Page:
We're used to hearing of job fairs, but with the job market so volatile these days, many students are looking into internships as a stepping stone toward full time work.
At SUNY Oneonta's Internship fair today, President Dr. Nancy Kleniewski says internships are the name of the job game. "Of all the things that lead to jobs internships are the number one avenue to obtaining a job after college."
That's why the university is working to bring internship opportunities to students.
"Jobs now look for people with experience so I feel with an internship experience is key to getting that next step higher," says student Jonathan Vargas.
"It's helping me build up my resume since I don't already have those people that I can refer back to," says Jerthys Espinal, another student. "I feel like [some] students fall back on internships if they can't find a job."
But as Dr. Kleniewski says, internships are in many ways a necessary first step for students to find work, especially if students are majoring in something that isn't skill-based. "The job market for liberal arts graduates is always tough and people need to know what they're strengths are and how they can present themselves to an employer...To do an internship you have to go on an interview, asses what are you strengths, what you can offer to an employer."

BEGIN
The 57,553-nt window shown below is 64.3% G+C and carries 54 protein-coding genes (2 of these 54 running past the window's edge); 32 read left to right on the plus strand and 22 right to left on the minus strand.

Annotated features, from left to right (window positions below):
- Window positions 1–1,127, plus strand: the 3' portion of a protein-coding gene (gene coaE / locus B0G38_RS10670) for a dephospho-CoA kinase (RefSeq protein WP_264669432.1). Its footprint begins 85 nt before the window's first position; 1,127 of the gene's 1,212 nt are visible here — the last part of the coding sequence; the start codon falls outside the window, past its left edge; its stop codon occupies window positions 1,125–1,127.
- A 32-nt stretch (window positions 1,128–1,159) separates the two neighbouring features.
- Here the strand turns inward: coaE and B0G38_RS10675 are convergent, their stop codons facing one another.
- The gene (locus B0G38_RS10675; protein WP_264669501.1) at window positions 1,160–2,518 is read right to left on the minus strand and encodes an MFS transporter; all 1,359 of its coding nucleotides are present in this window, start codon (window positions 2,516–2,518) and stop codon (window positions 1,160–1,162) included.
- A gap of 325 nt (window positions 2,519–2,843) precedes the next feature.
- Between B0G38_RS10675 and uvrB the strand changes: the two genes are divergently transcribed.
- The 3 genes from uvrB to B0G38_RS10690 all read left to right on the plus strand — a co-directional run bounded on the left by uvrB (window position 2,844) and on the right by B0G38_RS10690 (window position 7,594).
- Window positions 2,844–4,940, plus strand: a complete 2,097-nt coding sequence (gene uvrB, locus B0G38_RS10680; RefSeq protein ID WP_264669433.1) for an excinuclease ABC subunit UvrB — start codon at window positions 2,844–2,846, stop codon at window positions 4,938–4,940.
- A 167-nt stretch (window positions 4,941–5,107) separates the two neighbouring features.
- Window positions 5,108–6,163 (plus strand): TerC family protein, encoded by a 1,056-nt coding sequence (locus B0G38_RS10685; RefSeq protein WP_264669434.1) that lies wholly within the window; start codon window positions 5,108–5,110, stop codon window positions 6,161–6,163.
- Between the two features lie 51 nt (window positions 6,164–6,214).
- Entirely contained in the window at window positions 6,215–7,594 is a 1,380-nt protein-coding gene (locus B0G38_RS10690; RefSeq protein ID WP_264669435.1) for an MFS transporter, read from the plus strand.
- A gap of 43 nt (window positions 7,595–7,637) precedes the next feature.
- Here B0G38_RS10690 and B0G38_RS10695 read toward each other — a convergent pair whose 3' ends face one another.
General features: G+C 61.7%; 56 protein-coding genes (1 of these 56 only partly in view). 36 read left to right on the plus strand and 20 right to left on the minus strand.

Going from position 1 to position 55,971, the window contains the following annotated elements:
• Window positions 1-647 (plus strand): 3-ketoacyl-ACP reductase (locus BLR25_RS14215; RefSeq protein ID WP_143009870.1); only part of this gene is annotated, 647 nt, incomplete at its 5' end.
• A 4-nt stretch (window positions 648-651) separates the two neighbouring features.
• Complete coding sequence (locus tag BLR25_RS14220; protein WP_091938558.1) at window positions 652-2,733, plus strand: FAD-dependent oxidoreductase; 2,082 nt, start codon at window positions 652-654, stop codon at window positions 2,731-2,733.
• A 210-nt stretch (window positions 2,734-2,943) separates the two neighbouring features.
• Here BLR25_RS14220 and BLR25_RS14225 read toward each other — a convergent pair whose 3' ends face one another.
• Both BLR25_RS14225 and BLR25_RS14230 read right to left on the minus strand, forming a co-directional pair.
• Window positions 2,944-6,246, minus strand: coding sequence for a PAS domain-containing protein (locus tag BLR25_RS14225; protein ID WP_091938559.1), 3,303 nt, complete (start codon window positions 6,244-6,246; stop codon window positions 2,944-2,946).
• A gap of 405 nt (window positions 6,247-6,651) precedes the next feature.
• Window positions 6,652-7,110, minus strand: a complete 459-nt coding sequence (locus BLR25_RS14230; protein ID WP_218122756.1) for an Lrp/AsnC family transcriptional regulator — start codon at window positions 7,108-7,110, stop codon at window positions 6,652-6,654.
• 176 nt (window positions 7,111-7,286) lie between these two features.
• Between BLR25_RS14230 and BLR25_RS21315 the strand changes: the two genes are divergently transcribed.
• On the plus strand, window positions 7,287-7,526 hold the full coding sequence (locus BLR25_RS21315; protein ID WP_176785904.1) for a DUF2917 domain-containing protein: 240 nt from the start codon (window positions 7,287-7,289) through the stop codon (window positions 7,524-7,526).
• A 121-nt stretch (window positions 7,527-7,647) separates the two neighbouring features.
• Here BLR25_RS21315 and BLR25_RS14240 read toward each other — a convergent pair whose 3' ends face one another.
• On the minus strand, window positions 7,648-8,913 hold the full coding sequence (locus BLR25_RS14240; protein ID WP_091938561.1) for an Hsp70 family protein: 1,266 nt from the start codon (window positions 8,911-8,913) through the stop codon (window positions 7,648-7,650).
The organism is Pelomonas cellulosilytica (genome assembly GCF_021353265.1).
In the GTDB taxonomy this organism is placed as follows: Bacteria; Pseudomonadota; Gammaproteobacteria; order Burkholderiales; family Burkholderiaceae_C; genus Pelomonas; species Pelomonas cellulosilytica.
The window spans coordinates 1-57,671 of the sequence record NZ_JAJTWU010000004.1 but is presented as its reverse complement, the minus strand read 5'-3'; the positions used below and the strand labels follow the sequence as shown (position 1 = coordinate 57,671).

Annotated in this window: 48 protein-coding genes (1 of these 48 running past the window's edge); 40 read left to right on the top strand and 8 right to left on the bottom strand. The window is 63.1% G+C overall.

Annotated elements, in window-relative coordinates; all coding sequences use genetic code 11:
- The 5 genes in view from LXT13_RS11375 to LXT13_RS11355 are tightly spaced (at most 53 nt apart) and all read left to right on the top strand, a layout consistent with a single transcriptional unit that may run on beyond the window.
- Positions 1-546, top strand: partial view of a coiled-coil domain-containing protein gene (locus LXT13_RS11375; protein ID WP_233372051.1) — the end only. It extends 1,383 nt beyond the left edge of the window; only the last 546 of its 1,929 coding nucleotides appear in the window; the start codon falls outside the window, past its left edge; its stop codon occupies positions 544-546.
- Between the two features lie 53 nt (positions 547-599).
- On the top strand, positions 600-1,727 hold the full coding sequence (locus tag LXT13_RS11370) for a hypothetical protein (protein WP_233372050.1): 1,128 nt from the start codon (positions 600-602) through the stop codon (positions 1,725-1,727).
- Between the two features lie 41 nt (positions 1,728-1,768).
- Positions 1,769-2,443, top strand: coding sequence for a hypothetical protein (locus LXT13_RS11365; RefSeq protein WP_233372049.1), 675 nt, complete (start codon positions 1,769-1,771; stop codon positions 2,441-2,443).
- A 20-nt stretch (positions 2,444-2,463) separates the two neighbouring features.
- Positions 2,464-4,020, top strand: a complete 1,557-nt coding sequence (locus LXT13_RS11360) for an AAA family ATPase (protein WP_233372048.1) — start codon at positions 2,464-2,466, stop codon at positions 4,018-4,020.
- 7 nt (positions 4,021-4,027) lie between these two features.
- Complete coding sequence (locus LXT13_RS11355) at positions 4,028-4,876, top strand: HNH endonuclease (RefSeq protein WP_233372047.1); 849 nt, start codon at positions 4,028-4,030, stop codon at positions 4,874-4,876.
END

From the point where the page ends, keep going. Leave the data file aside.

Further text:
The coordinator of the internship fair says she's noticed a great interest in area businesses and organizations to take on student interns. That interest, she says, can not only help students, but also helps stir the local economy.
"We have almost 40 different organizations in attendance, I think that really shows interest and excitement of local and regional employers reaching out to the college," says Megan Ackley.
Other than obtaining an internship, Dr. Kleniewski offers this advice to students, not matter what the job market is like, "You really want strong grounding in the liberal arts...to get used to critical thinking, to get used to creativity, and flexibility, to get used to working with other people. So concentrating on technical skills, isn't really enough."